Basil Herbs in Northeast Florida Herb Gardens
Basil Herb Plants / Ocimum Basilicum For Northeast Florida Origins:
Basil plants originate in tropical areas of Asia, Australia, and Africa. There are currently 35 species of basil with lots of cultivars being developed within those species. All basil is prized for its highly aromatic foliage and most have a spicy scent and taste.
Growing Season for Northeast Florida Basil Herb Plants / Ocimum Basilicum:
A warm season annual or perennial plant ( depending on species ) that is very cold sensitive damaging with temperatures as warm as 50 degrees. That puts these plants on the late spring and summer growing list even here in our subtropical Northeast Florida climate.
Sun Exposure for Basil Herb Plants / Ocimum Basilicum in Northeast Florida:
Plant Basil in areas where it will receive morning sun and afternoon shade for best results in Jacksonville and St. Augustine area gardens. Full sun locations can be a bit overpowering on these soft annual plants during the heat of the summer. Filtered light under taller canopy trees will work nicely as well. ( Rule of thumb if grass will grow in your amount of shade, then so will basil plants. Heavy shade that would cause grass to thin out or die isn’t recommended.)
When planting Basil on a porch, patio, or as an indoor house plant, place them in a location to receive at least 4-6 hours of light each day.
Soil Preference for Basil Herb Plants / Ocimum Basilicum:
Moist, but well draining soils. Root rot will be problematic in continuously water logged soils.
When planting Basil into the ground, amend the soil generously with compost. It it acts as a sponge and helps to keep the soil moist and well drained. Basil planted into the ground during the summer months will suffer root rot during the rain season if the soil is not well drained. (Planting under root thirsty trees will alleviate this problem, but you will have to remember to water well when it’s not raining, just as you would with potted herbs)
Amend your planting site generously with compost when installing your new Basil plants.
Basil also makes a great container plant as well, as the plant and root system take up very little room. For best results, allow the larger selections of basil an 8-12 inch wide space in your container to grow. You may, however, want to consider adding a soil moisture retention granule like soil moist to your potting soil mix to help conserve water.
Water and Fertilizer Requirements of Basil Herb Plants / Ocimum Basilicum:
Newly planted seeds will require watering every day until the set of mature leaves emerges, then taper back watering to three times a week, then twice a week for in-ground plants and three to four times a week for potted containers.
In General, Herbs need little fertilizer. To much fertilizer can lead to lush green growth with low volitale oils in the plant, less oils equals less flavor and aroma for your herbs. However, when planting into Floridas sandy soils you may find your plants in need of a boost. If so, try fertilizing with a mixture of organic fish emulsions and seaweed at one ounce of each per gallon of water. Put into a sprayer and water every other week or as needed with the mixed solution. If your leaves still look a bit lackluster consider a bit of blood meal fertilizer.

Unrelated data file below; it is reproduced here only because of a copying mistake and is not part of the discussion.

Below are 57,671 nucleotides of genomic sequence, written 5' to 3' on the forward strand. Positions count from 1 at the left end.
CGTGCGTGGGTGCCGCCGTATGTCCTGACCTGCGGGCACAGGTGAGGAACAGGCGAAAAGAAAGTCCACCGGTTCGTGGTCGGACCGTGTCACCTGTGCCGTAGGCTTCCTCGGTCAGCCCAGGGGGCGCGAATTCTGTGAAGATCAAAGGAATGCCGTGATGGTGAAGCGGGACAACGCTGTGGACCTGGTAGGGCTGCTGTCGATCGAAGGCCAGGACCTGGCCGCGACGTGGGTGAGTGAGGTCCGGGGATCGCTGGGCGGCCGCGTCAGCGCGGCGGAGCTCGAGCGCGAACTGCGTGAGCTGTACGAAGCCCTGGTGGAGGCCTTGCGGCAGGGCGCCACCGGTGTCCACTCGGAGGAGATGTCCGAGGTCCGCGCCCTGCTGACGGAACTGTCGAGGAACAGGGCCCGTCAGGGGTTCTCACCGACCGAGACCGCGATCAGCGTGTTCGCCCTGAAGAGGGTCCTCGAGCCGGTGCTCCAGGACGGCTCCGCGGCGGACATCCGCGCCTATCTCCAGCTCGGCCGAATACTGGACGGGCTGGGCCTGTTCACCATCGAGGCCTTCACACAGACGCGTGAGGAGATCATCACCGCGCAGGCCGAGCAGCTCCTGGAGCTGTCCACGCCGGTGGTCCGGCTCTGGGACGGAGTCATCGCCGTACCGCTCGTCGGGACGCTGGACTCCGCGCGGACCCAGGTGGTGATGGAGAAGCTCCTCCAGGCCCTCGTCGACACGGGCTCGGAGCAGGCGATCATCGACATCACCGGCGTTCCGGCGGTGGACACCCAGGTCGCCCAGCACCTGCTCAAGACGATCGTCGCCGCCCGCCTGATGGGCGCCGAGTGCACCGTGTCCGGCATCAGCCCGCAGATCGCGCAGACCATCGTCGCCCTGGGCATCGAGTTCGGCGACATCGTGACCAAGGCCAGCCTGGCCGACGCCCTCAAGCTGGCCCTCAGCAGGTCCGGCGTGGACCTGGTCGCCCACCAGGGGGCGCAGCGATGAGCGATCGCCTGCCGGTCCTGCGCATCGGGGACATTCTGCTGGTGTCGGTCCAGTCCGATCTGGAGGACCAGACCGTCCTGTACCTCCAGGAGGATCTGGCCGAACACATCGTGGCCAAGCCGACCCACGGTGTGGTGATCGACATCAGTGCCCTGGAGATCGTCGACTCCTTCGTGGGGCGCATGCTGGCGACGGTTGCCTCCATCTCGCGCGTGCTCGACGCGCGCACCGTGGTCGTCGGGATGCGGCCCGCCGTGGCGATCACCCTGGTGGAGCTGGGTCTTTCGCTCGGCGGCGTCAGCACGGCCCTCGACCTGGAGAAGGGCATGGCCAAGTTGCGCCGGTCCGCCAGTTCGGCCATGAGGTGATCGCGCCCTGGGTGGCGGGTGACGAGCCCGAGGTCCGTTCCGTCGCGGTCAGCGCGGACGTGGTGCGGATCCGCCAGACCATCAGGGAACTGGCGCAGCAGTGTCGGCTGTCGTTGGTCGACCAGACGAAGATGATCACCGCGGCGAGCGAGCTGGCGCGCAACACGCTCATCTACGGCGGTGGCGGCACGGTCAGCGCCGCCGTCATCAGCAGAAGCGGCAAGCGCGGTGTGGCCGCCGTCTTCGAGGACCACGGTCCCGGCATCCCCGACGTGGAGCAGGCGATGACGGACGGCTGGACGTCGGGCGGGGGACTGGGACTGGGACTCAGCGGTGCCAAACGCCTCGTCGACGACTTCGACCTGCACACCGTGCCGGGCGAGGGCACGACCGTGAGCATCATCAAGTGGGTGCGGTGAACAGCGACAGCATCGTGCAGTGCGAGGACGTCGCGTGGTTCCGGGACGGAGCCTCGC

Or, if you find your plant struggling at any point, make up a batch of compost tea and water generously. Repeat as needed weekly or biweekly.
Size of Basil Herb Plants / Ocimum Basilicum When Mature:
The mature size on a Basil plant will vary by selection and can range from just 12 inches on dwarf type basil’s like “Pistou” up to 2 ft and higher on larger growing selections like “Mammoth”.
Sowing Basil Herb Plants / Ocimum Basilicum Seeds into Northeast Florida Soils:
Basil seeds germinate easily and can be directly sown right into their final destination in the garden or planted into pots indoors during late winter and transplanted into the garden after all danger of frost has passed.
Sow your seeds 1/4 th of an inch below the soil surface and remember to thin them to at least one plant every six inches in a row.
Expect basil seeds to sprout from 3-10 days after planting.
Harvesting Basil Herb Plants / Ocimum Basilicum in the Northeast Florida Landscape:
Basil needs to be pinched frequently in order to make them branch out and fill in. Harvesting should be done throughout the growing season.
Harvesting your basil often keeps it growing and producing those prized leaves. Simply pinch or cut the stem tips anywhere they are still green, pruning or pinching past the soft green stems and into the hardened off, or brown stems, will cause growth to cease. I recommend removing the top 1/3 of the growth when harvesting.
If you have allowed your basil to form flowers, then prune as soon as possible to remove all flower stalks, so that the plant keeps putting it’s energy into putting out new leaves, not forming seeds. Allow seed heads to form at the end of the season for next year’s basil crop.
Blooms and Seeds of Basil Herbs for Northeast Florida Landscape:
Basil flowers may seem attractive, in fact the delicate upright flower bracts really are quite showy, but allowing them to form will only lead to seed production, and before you are done harvesting your basil leaves for the season, that will stop your basil’s growth in its tracks! Remove the top 1/3 of the plants growth when flowers form.
Basil seeds are tiny, round and black in color. When your plant’s flowers fade, allow seeds to form and collect for next year’s basil crop. Basil can also be propagated vegetatively, by pinching a stem and sticking it into a pot with moist soil, then cover with plastic and allow roots to form. Once roots have formed, plant your new basil out in the garden and enjoy!